I recall thinking when I was younger that having children young would afford me time in my middle-age-and-older years to “have fun” or “make money.” I would achieve success in the home – and THEN I would achieve success in the world!

But these days I’ve discovered that I don’t like fun OR money. I find them disingenuous.

These days I see that there truly IS no logical end to this undertaking of motherhood.

What I have been searching for is the answer to the wrong question: the question of “what THEN?”

The correct question is “WHAT FOR?”

And as soon as I asked THAT question, I realized I’ve had THAT answer all along. I’ve just been a little bit afraid to come out and say it:

For GOD.

I’ve learned to keep really quiet about my faith over the years.

I even spent a long period of time actively denying my faith – to suppress the cognitive dissonance of living wrongly for the purpose of seeking the approval of MEN. I chose to put a man before God, and I have paid dearly for it.

In all my wounded stumblings back towards God, I have effectively lost people I love dearly; people who could not reconcile my love for them with the fact that I believe differently and choose to live differently than they do. I never preached to them; I never judged them. I gave of myself to these people freely and selflessly – time, money, labor, attention and kind words. I do not hold very MANY people dear, and it pains me to wonder if there might have been something that I could have said to any or all of those people, to somehow make them understand that my beliefs and the things I choose to propagate in the world are not a condemnation.

But I cannot continue to make the same mistake of seeking approval from my fellow humans before seeking approval from God.

It occurs to me that I have even still continued to effectively DENY God for the purpose of not ruffling feathers. I mean, I’ll tell anyone who directly asks that I believe in God – but how many times have slunk away from a conversation, for fear of potentially “triggering” someone by offering ANY kind of non-secular perspective?

And that’s all kinds of silly, isn’t it?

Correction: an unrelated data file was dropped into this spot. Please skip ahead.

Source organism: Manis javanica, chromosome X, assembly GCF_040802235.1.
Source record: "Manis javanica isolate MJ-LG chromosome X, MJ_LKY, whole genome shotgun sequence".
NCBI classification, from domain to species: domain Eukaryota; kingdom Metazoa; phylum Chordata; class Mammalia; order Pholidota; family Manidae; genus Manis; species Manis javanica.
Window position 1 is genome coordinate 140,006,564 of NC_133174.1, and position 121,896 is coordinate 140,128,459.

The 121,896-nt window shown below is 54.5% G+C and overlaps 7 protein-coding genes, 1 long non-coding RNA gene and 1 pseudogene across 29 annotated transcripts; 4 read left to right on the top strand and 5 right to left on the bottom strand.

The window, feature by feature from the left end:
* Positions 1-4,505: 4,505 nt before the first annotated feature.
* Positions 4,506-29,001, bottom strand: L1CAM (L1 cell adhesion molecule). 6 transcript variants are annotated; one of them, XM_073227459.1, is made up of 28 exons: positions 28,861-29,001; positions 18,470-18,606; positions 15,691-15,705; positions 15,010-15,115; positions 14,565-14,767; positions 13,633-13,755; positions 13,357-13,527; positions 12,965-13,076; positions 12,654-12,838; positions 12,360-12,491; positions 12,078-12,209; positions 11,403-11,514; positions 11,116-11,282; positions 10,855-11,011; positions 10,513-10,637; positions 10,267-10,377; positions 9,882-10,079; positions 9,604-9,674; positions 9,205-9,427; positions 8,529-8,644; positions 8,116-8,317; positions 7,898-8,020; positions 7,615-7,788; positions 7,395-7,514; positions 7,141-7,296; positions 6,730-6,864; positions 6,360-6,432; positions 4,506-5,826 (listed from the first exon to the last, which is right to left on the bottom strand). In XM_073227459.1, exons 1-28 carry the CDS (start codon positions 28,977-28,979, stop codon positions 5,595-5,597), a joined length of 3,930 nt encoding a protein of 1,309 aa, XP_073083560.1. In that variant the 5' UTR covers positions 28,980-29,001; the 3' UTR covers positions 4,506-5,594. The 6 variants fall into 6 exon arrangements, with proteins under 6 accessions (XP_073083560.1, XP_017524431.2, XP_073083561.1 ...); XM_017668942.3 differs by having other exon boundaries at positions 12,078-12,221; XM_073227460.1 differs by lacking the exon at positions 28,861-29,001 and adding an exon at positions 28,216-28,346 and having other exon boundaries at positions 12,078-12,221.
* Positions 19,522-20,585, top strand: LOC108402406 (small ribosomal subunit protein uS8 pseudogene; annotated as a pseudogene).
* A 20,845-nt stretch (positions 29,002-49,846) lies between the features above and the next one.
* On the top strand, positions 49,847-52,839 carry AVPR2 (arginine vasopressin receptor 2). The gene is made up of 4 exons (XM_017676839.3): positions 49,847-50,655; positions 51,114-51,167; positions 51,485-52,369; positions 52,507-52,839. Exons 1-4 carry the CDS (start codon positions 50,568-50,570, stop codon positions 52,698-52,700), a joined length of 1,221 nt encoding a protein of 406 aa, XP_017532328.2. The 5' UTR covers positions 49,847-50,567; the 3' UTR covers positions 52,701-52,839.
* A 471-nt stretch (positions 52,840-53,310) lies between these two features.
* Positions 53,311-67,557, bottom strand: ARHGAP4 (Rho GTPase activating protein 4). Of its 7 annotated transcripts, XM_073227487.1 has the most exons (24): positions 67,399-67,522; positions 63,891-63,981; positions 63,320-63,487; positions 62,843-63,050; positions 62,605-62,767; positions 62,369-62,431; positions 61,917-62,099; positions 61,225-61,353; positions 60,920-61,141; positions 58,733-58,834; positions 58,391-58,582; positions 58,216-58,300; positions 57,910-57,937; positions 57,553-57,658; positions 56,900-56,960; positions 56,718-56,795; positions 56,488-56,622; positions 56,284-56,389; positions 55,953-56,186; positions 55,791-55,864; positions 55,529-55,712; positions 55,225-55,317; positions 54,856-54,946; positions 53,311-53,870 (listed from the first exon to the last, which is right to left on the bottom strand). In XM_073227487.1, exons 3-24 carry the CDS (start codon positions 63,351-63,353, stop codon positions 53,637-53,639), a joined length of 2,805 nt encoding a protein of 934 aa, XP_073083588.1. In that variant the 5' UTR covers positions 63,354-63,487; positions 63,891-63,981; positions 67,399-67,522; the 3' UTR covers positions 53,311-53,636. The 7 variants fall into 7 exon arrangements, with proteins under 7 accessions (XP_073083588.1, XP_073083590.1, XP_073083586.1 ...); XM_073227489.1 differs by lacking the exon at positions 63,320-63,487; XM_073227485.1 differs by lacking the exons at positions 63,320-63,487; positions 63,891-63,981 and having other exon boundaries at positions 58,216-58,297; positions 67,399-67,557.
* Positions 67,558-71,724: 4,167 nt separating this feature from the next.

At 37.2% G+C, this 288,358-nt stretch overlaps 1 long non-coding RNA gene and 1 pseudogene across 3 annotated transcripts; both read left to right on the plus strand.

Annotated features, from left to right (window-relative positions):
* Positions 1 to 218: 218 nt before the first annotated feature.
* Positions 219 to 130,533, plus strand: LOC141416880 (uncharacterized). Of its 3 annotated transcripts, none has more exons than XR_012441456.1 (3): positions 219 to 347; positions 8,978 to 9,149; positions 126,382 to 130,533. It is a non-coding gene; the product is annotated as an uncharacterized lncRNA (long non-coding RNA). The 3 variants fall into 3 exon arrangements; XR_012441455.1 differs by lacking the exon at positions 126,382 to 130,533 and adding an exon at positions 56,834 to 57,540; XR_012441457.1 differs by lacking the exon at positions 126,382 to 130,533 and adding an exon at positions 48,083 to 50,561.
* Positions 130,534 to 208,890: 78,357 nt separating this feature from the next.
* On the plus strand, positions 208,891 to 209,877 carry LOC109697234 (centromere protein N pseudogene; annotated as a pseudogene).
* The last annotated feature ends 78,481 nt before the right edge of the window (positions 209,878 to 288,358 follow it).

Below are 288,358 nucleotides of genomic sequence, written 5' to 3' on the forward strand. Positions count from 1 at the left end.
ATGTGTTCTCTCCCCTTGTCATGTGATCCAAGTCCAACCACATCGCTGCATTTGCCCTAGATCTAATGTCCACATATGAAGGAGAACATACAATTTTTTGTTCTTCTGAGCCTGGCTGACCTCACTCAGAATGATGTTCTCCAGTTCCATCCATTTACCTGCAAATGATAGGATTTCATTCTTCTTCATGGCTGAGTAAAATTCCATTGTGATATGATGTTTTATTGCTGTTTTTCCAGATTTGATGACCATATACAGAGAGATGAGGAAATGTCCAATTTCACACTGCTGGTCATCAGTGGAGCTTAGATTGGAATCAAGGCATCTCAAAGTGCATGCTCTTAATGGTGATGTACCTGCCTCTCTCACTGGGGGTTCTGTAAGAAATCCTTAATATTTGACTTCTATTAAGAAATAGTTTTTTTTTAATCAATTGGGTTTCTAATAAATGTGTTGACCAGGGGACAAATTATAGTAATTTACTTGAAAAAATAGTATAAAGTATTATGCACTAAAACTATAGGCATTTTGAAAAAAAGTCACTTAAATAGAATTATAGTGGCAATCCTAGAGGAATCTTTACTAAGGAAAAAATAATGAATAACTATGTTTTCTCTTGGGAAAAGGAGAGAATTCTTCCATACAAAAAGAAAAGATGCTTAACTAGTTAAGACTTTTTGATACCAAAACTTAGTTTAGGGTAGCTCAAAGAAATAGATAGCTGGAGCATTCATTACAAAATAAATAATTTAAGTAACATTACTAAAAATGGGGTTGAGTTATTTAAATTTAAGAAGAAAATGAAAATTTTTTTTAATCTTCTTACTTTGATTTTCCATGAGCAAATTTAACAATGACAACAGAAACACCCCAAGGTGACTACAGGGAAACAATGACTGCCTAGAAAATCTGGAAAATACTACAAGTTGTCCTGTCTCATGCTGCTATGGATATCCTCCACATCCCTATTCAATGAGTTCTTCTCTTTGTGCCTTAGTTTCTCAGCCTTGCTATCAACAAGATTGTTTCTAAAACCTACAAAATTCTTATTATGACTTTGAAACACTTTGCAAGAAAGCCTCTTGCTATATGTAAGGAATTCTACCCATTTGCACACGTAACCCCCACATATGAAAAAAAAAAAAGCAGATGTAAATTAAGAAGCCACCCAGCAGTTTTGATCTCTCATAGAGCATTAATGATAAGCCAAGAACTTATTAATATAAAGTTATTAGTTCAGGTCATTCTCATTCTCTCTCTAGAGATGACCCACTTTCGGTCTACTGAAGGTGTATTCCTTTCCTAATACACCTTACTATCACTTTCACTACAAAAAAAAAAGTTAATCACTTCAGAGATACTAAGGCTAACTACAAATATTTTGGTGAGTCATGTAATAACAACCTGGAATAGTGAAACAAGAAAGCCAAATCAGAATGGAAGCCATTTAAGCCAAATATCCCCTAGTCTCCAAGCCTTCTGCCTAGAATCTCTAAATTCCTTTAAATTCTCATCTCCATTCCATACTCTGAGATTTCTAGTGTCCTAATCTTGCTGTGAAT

There are so many things in this world that could kill me, nevermind this stupid virus. I could be dead tomorrow for a hundred different reasons. And the same goes for every single tomorrow after that.

So, what’s it all for?

For GOD, dammit.

Goddammit.

Listen Up, Ladies:

Imagine that the world has gone all to hell (because it has – even if you haven’t noticed yet).

The institutions you have previously relied on to support your existence have crumbled.

It’s every woman for herself out there – and every man for himself.

Conflict is everywhere. Cooperation and community are virtually nowhere to be found.

Our FAMILIES – the most foundational and fundamental building blocks of society – are crumbling, being torn asunder, prevented from forming.

Do you relish this? Do you thrive on this chaos – on this decay of traditional society? Are you a strong, independent woman who rises up and whispers into the void that once was civilization – that it better get ready for the storm she’s about to unleash into it?

If yes, please kindly GTFO. There are plenty of places in the world which cater to that perspective, and this isn’t one of them.

But if you’re like me – if you’re standing here wondering what in the everloving hell just happened and why everything sucks and why everyone is stupid and wrong and delusional; why nothing is sacred, why traditions that might have sustained you are mocked, and why the children you dreamed of having in your youth are either nowhere found or formed in this world – or realizing that they are in grave peril for having found themselves in it…

YOU are my sister.

Whether you believe in any God or not. Whether you would stand with me in the bright-eyed optimism of purity and innocence – or in the anger and the sorrow of the deepest depths of degradation. Whether you have learned in the relative safety of faith and discipline – or in the costly school of experience and “hard knocks.”

If you have recognized the untruths that preside over the modern world – and if you give a damn about the ACTUAL TRUTH, and if you are willing to stand AGAINST the lies of modernity – to not give in to the temptations of their convenience and indulgence – then I would have you stand with me. And I would stand with you.